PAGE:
Investors in Vietnam’s energy sector are set to spend $150 billion over the coming decade to meet growing power demands, with coal still likely to be dominant despite governmental efforts to go green.
Vietnam’s population is getting close to 100 million with an annual GDP growth of around 7%, so the forecast is that power will need to grow from about 47,000 megawatts (MW) to 60,000 MW by 2020, and 129,500 MW by 2030. So, the country will have to produce more than their Thai neighbour’s total capacity by 2025, which will make their sector share bigger than Britain’s within 5 years or so.
Vietnam used to rely heavily on hydropower but providing companies such as Samsung Electronics, who have turned to cheaper options like coal to boost electricity generation, has changed things. The country’s coal use grew 75 percent in the last few years, faster than any other country in the world, and their current Power Development Plan (PDP 7) has coal leading the way to meet the requirement. Coal’s share of the energy market should rise from 33 percent to 56 percent.
However, a change of governmental focus began in 2016 which continues to exert its influence. A revised version of the PDP is embracing cheaper renewable energy and analysts expect ‘PDP 8’ to further effect policy later this year. The Ministry of Industry and Trade has started to offer incentives for the use of renewable energy, which to-date only make up a small amount of the output.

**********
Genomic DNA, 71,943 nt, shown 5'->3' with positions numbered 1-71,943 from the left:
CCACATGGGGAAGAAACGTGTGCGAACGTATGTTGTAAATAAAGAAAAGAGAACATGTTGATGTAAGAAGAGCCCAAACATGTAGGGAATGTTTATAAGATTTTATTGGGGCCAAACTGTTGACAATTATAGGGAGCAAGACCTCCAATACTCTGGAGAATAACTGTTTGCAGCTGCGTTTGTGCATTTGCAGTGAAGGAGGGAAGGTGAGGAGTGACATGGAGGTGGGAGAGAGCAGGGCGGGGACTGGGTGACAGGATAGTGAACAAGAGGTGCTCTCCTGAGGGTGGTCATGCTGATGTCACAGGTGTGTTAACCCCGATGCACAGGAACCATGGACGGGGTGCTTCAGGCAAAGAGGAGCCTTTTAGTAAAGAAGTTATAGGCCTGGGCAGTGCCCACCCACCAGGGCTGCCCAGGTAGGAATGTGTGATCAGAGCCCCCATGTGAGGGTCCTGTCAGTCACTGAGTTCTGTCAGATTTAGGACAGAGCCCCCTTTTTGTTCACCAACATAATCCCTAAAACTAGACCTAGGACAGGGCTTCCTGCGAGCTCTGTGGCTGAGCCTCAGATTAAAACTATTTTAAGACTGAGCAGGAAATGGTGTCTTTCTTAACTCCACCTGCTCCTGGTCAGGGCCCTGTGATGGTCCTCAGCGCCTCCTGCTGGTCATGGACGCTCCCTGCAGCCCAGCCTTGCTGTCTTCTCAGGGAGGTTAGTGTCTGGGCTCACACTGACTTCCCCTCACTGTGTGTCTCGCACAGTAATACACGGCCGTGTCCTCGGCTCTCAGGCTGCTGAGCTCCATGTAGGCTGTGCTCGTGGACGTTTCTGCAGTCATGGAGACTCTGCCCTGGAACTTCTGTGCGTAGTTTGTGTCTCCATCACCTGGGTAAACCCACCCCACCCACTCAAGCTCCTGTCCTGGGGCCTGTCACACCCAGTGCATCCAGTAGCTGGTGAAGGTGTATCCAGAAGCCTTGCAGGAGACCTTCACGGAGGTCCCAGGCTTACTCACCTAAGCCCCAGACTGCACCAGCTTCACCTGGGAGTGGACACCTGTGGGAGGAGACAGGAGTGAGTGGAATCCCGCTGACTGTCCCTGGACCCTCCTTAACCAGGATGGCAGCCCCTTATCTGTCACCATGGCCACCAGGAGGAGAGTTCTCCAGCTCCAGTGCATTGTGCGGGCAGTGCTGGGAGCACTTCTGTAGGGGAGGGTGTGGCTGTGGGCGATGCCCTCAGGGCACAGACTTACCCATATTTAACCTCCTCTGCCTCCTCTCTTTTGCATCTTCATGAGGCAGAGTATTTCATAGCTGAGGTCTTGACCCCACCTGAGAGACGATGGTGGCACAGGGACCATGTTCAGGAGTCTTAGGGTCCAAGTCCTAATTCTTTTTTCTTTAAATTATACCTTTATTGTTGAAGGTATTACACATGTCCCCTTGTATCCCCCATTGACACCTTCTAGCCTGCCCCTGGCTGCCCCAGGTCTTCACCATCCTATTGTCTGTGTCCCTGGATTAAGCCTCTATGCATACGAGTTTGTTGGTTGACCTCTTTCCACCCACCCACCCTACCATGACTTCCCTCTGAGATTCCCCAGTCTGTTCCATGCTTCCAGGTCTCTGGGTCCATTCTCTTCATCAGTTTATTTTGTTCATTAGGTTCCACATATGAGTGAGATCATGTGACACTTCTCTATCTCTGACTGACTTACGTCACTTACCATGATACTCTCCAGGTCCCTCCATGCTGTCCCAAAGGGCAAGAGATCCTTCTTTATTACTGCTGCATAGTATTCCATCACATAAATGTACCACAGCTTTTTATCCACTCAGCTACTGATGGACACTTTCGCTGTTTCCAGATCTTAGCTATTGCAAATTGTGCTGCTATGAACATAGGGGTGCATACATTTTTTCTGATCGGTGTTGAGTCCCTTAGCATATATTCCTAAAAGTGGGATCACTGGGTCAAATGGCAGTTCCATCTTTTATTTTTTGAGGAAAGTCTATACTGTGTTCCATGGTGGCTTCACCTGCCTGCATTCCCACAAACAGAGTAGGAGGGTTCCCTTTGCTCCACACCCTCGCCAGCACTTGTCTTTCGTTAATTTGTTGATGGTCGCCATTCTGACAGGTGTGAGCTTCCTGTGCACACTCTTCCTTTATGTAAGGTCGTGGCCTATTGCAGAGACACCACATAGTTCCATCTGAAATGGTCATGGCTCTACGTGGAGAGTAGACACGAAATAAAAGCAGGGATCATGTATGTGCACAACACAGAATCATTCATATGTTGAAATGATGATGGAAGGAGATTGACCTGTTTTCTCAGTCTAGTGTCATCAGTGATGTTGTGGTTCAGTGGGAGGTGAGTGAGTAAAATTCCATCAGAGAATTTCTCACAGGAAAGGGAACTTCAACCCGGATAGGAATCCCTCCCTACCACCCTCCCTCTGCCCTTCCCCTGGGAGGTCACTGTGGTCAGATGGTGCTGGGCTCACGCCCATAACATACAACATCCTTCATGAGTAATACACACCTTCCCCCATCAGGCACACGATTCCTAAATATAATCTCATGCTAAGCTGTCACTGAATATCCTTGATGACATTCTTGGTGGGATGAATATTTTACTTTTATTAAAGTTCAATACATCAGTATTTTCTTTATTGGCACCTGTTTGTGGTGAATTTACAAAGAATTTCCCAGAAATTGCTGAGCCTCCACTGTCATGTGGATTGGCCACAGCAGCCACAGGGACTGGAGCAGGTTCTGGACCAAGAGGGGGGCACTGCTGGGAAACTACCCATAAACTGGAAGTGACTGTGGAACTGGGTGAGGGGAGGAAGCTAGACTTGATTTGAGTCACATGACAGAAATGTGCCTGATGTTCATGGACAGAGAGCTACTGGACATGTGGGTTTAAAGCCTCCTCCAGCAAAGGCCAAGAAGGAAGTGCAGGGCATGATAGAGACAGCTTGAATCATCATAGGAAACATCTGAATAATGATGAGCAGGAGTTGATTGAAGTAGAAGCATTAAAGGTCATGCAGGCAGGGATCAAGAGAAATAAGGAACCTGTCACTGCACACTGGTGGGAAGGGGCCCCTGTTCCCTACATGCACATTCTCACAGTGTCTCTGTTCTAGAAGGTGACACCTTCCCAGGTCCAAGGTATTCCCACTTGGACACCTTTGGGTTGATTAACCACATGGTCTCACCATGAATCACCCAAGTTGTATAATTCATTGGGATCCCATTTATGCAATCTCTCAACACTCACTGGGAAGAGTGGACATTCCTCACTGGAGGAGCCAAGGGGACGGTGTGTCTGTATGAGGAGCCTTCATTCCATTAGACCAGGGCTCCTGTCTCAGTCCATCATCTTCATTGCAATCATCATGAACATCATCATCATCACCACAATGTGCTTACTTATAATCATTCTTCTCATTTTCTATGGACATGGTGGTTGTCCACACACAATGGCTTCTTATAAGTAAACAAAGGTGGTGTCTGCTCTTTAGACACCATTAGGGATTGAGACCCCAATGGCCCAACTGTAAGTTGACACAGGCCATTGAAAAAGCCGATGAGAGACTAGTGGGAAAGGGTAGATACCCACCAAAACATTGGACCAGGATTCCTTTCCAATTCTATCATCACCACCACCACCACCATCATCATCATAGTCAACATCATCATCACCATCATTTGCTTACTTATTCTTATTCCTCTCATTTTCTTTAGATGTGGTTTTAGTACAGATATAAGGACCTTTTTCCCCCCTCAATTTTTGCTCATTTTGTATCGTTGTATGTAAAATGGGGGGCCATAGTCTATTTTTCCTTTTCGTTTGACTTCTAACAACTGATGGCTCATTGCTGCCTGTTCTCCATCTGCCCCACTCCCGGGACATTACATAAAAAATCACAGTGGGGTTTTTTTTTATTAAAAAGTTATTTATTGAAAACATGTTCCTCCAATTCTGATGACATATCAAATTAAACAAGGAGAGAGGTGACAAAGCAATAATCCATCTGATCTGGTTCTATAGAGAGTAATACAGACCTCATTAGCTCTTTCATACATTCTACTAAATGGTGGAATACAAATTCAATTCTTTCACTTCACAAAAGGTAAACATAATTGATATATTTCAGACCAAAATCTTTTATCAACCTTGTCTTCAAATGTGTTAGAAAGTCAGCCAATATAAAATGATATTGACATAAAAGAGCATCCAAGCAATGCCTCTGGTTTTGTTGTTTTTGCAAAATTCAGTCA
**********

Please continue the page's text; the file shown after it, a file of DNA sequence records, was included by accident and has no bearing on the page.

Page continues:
According to a draft law planned for June, the Vietnam Electricity (EVN), which is a state-owned entity distributing all of the country’s power, will be paying between 6.67 and 10.87 cents per kilowatt-hour (kWh) for renewables. One of the first developers into Vietnam’s solar sector is Gulf Energy, from Thailand, which has recently entered long-term projects that will benefit from feed-in-tariffs.
The Global Wind Energy Council (GWEC) is holding meetings in June, in Hanoi, to discuss driving growth in the market. Should government policy continue to support renewable energy, and wind and solar become cheaper and better, renewables could even challenge coal as Vietnam’s biggest provider of electricity by 2030.
But whatever the long-term plans under PDP 8, Vietnam still needs quick fixes to meet demand and coal will be at centre stage. Power consumption hit a record 36,000 MW this month, close to the maximum available capacity, according to government data, while the government asked consumers not to set air-conditioners too low to help avoid blackouts.
The World Bank says that Vietnam should invest up to $150 billion by 2030, which is nearly double the $80 billion already spent on power since 2010. In the first four months of this year, the country’s coal imports more than doubled from a year earlier to 13.34 million tonnes, according to Vietnam customs data. Imports are forecast to peak at 80 million to 110 million tonnes between 2030 and 2040, against current demand of 63 million tonnes, and this surge would make Vietnam one of the last boom markets for what many otherwise see as a sunset industry.
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